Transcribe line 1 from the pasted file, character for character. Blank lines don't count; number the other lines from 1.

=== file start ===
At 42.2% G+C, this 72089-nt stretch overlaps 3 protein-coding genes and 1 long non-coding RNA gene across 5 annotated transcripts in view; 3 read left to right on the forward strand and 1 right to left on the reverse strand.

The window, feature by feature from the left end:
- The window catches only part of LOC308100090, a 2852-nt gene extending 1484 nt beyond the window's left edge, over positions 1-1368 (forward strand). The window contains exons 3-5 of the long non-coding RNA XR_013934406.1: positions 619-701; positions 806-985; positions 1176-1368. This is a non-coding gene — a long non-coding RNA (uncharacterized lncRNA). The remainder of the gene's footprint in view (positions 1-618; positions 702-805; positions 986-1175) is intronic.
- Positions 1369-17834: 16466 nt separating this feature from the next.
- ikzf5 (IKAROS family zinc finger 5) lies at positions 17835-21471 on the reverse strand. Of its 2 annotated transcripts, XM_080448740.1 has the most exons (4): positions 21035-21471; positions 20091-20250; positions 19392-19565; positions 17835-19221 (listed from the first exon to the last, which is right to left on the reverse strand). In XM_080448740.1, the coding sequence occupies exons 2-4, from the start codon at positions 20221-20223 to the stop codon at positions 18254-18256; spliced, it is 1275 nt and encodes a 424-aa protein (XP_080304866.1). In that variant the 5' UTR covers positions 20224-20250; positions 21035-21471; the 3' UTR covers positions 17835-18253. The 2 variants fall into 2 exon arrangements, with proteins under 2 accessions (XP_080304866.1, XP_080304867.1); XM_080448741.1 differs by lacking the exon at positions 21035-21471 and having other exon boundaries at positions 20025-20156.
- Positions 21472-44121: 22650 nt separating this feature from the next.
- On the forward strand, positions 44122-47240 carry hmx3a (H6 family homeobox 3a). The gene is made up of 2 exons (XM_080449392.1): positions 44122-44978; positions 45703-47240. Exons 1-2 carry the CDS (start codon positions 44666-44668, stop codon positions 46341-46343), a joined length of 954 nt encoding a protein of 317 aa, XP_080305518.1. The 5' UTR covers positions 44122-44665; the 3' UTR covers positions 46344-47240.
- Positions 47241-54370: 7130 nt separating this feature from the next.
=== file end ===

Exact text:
At 42.2% G+C, this 72089-nt stretch overlaps 3 protein-coding genes and 1 long non-coding RNA gene across 5 annotated transcripts in view; 3 read left to right on the forward strand and 1 right to left on the reverse strand.